Sunday Oct 20, 201305:34 AM GMT
Argentina train crash injures dozens
Firefighters stand next to the crashed commuter train at Once Station in Buenos Aires, Argentina on October 19, 2013.
Firefighters stand next to the crashed commuter train at Once Station in Buenos Aires, Argentina on October 19, 2013.
Sun Oct 20, 2013 5:31AM
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Nearly 100 people have been injured, some seriously, in a train crash at a commuter rail stop in the Argentinean capital, where dozens died in a similar accident at the same station last year.


The accident occurred at Once Station in Buenos Aires on Saturday as the train failed to stop at the end of the line, slamming into a retaining wall and hurting at least 99 people.

Footage from the crash site showed several derailed train cars, with some lying on the platform. Several passengers were trapped onboard until firefighters could rescue them.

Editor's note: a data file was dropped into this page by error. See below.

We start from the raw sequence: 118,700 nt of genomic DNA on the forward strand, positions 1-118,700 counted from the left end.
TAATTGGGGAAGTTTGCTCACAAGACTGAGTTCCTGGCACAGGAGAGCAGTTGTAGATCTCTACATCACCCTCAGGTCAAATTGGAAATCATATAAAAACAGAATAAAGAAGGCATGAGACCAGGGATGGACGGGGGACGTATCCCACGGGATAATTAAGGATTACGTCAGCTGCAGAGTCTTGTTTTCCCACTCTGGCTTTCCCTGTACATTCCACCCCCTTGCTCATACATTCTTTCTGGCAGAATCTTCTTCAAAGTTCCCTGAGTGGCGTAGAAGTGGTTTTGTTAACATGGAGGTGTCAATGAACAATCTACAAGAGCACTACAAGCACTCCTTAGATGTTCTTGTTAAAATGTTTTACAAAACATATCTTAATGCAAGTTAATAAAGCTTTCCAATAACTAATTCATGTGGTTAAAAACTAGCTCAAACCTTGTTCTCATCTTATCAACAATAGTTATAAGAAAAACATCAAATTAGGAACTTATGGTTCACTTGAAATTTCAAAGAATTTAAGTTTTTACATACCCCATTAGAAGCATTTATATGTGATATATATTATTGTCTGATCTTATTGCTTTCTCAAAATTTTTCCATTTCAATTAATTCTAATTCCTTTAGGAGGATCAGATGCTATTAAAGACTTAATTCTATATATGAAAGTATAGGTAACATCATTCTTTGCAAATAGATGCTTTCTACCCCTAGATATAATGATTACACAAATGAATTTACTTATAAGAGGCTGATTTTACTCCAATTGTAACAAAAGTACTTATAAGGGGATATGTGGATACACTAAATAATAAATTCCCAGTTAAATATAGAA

Some 30 ambulances and two helicopters participated in the rescue operation, taking the injured to a dozen nearby hospitals.

“Ninety-nine patients have been treated at Buenos Aires hospitals due to the accident,” said local health Chief Graciela Reybaud.

The exact cause of the crash remains unclear, but one witness said the train appeared to have had problems with its breaks prior to the accident.

The train seemed as if it “was having trouble braking for two stations” before crashing at the end station, said Julio, adding that his fellow passengers “were getting nervous, as they remembered” the fatal accident at the same train station in 2012.

In February 2012, 51 people died and another 700 were injured, when another train crashed into a buffer wall, after it failed to stop at the end station.

Argentina has experienced a number of other train accidents recently, including a serious collision last June, when a speeding commuter train rammed a stationary train, killing three people and hurting more than 300 others.

The government has decided on several measures to improve the problem-plagued train system, including installing surveillance cameras in the conductors’ cabs and replacing old worn-out train cars.

CAH/HSN
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